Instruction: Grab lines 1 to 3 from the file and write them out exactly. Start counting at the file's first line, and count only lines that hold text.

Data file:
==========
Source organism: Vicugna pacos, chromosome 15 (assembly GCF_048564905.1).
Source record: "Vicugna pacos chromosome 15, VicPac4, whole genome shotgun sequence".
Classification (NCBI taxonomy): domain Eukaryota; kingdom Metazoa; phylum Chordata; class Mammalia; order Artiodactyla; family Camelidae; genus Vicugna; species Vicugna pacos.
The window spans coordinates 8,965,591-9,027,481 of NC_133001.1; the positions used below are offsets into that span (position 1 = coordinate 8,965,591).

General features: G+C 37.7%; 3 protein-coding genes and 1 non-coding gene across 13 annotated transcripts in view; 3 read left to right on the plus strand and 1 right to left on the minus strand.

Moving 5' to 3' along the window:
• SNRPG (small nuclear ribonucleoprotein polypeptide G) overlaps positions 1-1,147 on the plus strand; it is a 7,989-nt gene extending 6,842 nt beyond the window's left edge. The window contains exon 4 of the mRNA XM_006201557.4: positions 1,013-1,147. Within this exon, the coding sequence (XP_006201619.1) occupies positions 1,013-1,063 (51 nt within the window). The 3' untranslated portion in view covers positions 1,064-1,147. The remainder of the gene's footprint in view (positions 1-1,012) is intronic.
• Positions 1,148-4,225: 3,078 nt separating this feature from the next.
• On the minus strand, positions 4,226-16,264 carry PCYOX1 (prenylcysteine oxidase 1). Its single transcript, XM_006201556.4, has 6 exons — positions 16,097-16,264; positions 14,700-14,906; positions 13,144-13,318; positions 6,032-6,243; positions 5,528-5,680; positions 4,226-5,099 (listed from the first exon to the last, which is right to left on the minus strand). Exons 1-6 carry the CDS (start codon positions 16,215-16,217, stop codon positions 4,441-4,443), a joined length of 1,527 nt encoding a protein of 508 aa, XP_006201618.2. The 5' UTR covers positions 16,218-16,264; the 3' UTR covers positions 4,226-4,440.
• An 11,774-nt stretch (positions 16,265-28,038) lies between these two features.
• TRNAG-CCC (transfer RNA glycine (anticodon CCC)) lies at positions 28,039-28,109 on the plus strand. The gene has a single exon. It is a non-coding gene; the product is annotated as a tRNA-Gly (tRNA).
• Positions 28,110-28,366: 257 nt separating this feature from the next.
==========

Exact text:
Source organism: Vicugna pacos, chromosome 15 (assembly GCF_048564905.1).
Source record: "Vicugna pacos chromosome 15, VicPac4, whole genome shotgun sequence".
Classification (NCBI taxonomy): domain Eukaryota; kingdom Metazoa; phylum Chordata; class Mammalia; order Artiodactyla; family Camelidae; genus Vicugna; species Vicugna pacos.